Memory  /  Comment

A Known and Unknown War

Twenty years later, I am living through the making of the Iraq War as history.

After the invasion, I remember how my anger motivated a lukewarm enthusiasm for John Kerry’s 2004 presidential candidacy. Maybe Kerry could stop Bush and reverse course in Iraq. Maybe I donated money to Kerry’s campaign, I don’t recall. I donated more than enough attention to it that I do know. Kerry’s loss only deepened my hopelessness about the war. Before his electoral defeat, the U.S. had learned of the torture at Abu Ghraib and witnessed the largest battles since the Vietnam War as armed forces fought to retake Fallujah. Shortly into Bush’s second term, the poor planning beyond faith in democratic capitalism spurred massive sectarian violence. By 2007, the year of the “surge,” I was in graduate school getting a PhD in History—I planned to write a dissertation about the United States’ exorbitant military power since the Cold War and why American democracy failed to resist it. If I couldn’t change my circumstances, I could find out where they came from.

Now, twenty years later, I am living through the making of the Iraq War as history. I’m seeing how historical memory is codified, how the creation of public memory works against the preservation of my own. My formative political experience is subjected to retrospective analysis, to unwitting, external complication.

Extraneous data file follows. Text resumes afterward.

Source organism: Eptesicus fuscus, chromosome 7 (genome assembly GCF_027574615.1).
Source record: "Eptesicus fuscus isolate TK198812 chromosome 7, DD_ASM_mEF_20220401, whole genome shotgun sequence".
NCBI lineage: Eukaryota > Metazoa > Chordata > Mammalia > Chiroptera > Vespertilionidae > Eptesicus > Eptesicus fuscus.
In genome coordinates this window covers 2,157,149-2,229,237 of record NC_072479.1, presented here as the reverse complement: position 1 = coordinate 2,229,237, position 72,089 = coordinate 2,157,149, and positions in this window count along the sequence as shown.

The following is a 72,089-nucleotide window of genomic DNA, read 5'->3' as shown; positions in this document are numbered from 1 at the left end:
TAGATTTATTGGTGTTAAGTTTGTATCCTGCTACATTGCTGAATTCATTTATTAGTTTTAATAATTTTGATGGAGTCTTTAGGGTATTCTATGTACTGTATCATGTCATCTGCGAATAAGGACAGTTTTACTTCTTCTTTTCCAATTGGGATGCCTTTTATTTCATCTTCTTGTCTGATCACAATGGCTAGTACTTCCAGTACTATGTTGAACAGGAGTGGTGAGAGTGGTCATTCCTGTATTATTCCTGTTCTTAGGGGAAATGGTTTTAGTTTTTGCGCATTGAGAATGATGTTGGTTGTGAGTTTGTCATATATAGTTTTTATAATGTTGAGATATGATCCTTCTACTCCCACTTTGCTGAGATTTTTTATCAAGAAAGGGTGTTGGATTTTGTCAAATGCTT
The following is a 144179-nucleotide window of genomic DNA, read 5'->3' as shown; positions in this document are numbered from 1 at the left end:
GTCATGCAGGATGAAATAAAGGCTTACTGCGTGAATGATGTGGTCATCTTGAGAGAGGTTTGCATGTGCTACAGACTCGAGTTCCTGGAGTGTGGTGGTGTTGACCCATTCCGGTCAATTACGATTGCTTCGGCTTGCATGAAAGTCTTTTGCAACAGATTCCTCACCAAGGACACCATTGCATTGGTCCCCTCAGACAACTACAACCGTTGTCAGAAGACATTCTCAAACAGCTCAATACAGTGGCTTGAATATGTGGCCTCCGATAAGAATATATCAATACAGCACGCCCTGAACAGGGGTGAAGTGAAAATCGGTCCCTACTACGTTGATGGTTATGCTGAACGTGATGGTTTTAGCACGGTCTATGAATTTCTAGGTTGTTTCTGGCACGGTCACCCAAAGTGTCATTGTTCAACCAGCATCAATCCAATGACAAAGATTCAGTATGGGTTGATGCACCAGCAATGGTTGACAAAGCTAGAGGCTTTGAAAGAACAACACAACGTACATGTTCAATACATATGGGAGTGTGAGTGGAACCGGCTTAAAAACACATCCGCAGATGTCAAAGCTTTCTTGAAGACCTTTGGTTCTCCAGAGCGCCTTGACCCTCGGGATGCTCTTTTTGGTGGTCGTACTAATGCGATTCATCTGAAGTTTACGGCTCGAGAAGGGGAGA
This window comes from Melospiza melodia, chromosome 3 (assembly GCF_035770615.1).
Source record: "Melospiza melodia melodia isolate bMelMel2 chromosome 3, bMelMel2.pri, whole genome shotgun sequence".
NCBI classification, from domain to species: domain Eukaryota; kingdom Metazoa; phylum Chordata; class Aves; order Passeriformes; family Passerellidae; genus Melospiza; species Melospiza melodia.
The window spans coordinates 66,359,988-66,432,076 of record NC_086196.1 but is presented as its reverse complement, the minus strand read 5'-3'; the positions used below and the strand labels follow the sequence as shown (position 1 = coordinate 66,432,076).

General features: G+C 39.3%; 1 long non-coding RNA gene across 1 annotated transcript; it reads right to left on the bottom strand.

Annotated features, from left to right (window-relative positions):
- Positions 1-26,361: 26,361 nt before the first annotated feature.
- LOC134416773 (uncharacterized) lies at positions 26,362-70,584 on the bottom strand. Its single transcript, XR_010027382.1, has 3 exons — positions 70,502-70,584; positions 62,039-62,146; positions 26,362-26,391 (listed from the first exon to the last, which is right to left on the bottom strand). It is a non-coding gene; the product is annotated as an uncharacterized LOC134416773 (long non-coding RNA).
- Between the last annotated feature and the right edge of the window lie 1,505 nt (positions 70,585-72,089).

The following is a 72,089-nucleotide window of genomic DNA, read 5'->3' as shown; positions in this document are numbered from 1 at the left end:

Time and distance are essential to the historian’s craft. They help us pursue the false promise of objectivity. I should embrace them when thinking about the Iraq War, but I don’t. Not yet. I bristle when reading recent reflections on the war. With the twentieth anniversary of the war upon us, I’ve read mea culpas from (former) neoconservatives who now regret their support for the war, who have “concluded that U.S. foreign policy should not fixate on exporting democracy” but should not give up on promoting human rights. I have also read post facto justifications for the war, authors who argue that the invasion of Iraq was a judicious, necessary act because it rid Saddam Hussein of power and ensured that “Iraq is better off today than it was 20 years ago.”